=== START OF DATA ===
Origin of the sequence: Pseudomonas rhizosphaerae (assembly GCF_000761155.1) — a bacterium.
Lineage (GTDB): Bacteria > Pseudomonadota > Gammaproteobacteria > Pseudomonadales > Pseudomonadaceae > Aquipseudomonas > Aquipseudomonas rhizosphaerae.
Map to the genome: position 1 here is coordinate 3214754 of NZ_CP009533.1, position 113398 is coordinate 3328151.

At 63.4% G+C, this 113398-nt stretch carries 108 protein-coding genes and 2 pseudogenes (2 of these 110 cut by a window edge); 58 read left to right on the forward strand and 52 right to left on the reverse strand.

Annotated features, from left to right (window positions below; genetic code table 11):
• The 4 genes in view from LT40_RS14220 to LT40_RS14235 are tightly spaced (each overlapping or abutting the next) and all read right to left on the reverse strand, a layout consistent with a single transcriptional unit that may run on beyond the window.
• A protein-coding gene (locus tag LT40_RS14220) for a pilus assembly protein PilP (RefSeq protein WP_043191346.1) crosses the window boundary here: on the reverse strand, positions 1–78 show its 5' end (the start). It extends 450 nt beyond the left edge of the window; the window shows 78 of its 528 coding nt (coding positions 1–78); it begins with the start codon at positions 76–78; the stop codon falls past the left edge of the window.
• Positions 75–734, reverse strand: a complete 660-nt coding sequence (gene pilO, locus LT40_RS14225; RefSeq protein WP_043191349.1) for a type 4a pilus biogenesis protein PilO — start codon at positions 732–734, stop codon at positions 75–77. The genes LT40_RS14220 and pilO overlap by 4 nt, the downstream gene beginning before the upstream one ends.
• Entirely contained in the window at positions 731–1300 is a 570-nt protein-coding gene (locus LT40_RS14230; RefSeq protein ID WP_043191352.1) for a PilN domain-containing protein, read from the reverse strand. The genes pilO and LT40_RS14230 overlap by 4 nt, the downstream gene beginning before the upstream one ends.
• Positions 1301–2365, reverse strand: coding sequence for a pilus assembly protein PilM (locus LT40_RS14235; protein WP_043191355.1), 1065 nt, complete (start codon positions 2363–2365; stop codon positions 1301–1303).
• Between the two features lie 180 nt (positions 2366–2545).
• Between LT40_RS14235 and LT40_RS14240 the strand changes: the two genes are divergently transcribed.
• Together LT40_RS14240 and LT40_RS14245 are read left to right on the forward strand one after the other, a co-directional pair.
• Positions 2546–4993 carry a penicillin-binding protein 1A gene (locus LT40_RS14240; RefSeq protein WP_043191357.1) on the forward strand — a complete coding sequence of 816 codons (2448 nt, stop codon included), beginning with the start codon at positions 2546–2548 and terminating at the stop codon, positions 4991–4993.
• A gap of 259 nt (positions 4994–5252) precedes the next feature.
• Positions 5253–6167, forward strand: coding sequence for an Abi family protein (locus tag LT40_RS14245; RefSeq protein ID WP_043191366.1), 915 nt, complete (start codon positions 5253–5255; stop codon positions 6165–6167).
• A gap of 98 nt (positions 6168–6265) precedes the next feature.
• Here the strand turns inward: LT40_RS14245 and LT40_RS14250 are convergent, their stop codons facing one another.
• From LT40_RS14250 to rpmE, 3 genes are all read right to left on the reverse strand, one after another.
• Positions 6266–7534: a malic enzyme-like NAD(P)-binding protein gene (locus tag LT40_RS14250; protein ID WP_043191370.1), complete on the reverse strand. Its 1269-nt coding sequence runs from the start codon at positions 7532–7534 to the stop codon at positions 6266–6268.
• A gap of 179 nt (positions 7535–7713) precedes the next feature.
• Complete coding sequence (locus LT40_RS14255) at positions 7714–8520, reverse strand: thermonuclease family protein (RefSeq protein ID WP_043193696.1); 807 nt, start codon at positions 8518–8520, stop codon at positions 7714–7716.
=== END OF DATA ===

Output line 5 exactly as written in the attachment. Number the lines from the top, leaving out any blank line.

Annotated features, from left to right (window positions below; genetic code table 11):